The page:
The cabbage was also a nice surprise, since I had very low expectations for what is essentially wet cooked lettuce. I chose a recipe that called for a pound and a half of bacon just to make sure it would turn out delicious and the cabbage took on an almost creamy texture. I didn’t have mustard seeds so I put a little whole grain mustard in and it was very complex without been too mustardy for my husband who hates the stuff. This recipe was easy and made a huge amount of food, but I would recommend ignoring the part that says to throw in the wet ingredients before the bacon is crispy, since mine never got any crispier.

Craggy, sugar crusted, rustic apple cake

For the grand finale I decided at the last minute to add a dessert. I happened to have a bunch of apples (though not the right kind, of course) and had seen several recipes for Irish apple cakes so I found one for which I had all the ingredients. The cake has cloves and nutmeg in it but I felt like it lacked sweetness. If your apples are not terribly sweet, you might consider upping the sugar in the cake itself, and make sure you include the optional custard sauce. Crème anglaise is basically ice cream before it’s frozen and really amps up the luxurious sweetness of this dessert. Also kudos to people who take action shots of food for a living — this picture was pretty stressful to capture! Because it isn’t overly sweet, it’s a pretty decent snack cake, and I caught my husband eating it for breakfast this morning so it’s fairly versatile and could stand in for a coffee cake.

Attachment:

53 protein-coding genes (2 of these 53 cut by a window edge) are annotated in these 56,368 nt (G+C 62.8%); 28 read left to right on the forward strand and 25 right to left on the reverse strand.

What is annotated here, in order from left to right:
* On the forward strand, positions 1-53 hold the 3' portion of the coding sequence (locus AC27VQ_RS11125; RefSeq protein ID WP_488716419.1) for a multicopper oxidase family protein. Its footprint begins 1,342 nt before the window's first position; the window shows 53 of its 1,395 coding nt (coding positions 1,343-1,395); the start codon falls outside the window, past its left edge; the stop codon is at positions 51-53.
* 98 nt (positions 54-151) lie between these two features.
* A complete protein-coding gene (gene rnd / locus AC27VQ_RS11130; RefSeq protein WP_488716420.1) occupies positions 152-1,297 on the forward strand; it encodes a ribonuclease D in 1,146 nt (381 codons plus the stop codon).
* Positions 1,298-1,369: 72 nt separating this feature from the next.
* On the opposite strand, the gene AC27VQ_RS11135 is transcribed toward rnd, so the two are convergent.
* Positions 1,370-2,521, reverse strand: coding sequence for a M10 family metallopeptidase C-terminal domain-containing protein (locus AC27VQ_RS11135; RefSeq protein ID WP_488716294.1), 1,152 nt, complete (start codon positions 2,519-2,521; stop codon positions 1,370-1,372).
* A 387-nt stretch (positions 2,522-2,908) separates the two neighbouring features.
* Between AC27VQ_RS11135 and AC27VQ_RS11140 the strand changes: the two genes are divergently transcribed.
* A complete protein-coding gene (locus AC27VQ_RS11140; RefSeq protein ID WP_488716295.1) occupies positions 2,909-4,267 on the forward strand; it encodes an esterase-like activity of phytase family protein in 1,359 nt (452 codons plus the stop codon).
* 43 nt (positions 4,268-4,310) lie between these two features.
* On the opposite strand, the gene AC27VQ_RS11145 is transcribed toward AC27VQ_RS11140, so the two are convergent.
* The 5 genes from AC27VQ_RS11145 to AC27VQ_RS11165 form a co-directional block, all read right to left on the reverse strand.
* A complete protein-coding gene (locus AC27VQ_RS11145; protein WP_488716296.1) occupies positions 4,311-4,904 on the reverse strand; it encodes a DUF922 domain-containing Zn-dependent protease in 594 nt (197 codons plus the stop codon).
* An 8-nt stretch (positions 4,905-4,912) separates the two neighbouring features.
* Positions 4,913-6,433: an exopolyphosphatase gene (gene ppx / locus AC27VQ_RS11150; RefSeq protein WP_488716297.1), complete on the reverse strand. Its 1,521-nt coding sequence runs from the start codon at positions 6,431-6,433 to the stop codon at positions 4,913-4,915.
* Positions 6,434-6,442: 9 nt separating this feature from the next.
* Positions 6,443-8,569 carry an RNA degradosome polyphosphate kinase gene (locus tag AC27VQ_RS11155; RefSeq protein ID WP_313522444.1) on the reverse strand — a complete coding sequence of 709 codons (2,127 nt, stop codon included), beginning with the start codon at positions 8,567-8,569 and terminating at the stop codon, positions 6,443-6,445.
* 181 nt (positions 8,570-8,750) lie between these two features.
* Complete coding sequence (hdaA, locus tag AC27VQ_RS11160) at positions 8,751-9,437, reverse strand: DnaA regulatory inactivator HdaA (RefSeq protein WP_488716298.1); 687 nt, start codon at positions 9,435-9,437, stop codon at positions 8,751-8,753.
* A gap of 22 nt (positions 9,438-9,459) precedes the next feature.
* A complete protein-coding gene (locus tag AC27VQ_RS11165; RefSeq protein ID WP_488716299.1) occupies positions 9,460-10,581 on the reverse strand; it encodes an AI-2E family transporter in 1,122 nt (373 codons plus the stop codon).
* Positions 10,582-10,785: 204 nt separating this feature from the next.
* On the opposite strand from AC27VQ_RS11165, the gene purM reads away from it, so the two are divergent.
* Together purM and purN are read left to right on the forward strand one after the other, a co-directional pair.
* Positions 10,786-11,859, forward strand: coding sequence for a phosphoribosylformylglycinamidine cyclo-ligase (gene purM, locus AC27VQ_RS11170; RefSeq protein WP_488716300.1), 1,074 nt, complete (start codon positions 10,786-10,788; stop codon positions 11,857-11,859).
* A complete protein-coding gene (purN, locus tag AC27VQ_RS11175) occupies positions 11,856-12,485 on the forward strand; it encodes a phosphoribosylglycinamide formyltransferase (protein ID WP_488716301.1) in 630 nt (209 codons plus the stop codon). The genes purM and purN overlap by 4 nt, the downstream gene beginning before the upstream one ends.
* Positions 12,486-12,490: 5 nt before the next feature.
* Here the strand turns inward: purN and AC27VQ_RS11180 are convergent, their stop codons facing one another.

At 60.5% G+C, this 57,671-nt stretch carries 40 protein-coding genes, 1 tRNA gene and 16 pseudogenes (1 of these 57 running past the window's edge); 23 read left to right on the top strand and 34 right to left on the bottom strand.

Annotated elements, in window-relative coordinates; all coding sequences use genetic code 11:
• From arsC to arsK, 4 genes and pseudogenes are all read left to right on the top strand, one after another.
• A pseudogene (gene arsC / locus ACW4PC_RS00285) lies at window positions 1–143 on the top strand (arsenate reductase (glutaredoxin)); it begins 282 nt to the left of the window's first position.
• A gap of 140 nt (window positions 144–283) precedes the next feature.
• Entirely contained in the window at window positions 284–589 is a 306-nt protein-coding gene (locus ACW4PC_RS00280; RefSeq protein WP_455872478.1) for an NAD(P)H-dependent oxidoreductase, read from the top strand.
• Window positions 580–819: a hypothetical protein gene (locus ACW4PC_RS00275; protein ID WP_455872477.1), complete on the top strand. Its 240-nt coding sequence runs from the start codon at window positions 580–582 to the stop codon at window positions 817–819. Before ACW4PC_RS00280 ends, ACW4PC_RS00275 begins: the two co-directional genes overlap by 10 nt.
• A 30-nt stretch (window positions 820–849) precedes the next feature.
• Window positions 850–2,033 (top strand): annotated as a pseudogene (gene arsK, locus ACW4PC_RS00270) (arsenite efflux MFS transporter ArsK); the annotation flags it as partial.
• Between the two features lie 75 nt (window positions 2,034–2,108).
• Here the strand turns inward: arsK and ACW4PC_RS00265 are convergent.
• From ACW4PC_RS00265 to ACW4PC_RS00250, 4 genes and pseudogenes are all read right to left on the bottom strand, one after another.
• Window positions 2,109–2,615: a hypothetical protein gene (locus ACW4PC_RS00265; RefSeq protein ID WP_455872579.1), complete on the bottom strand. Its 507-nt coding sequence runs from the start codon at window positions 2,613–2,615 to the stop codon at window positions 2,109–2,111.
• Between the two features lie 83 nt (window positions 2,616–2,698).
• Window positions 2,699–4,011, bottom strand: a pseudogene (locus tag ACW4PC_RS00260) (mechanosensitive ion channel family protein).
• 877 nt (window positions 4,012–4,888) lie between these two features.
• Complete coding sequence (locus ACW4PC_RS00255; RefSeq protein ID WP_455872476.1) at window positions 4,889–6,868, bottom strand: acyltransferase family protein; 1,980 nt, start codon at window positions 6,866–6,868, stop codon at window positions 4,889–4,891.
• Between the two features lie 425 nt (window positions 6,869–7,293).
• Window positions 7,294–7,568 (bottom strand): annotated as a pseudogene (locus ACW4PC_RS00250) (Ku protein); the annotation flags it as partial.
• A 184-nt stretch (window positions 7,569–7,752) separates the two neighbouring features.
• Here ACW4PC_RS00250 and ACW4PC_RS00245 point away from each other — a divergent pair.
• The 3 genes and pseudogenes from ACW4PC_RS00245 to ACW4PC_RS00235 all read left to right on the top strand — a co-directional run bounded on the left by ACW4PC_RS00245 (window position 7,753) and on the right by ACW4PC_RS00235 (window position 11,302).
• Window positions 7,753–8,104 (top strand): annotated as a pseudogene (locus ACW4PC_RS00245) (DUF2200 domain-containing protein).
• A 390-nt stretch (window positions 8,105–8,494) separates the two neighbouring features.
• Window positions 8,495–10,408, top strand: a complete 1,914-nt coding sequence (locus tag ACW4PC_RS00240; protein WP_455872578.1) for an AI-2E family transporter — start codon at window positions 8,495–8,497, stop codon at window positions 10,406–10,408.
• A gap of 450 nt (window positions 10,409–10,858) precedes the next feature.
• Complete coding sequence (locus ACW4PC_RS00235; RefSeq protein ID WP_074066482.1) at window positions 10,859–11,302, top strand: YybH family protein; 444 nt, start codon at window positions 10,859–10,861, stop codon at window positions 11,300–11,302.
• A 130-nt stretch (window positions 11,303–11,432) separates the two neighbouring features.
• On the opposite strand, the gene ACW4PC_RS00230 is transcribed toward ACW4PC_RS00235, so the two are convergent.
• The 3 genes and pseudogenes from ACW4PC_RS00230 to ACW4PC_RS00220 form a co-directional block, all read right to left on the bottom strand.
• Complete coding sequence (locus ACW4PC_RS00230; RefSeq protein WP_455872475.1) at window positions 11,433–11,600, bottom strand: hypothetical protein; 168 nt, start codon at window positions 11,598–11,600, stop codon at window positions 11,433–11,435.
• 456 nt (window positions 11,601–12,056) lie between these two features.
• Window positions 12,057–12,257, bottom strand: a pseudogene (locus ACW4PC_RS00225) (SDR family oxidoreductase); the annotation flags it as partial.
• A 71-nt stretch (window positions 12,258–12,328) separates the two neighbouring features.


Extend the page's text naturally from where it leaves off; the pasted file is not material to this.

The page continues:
Irish week has been a success, with the kids trying everything but the colcannon potatoes (they don’t like mashed potatoes and yes I’ve had them checked and they are really mine). It’s often difficult to experiment in the kitchen when you’ve got little ones at home, but the more I focus on presentation and offering one familiar dish at each meal, the easier it is to get them to the table. I’m looking forward to more spring produce that presents itself beautifully without much input from the cook.

Slainte!

Next day corned beef hash with poached egg and Irish cheddar for good measure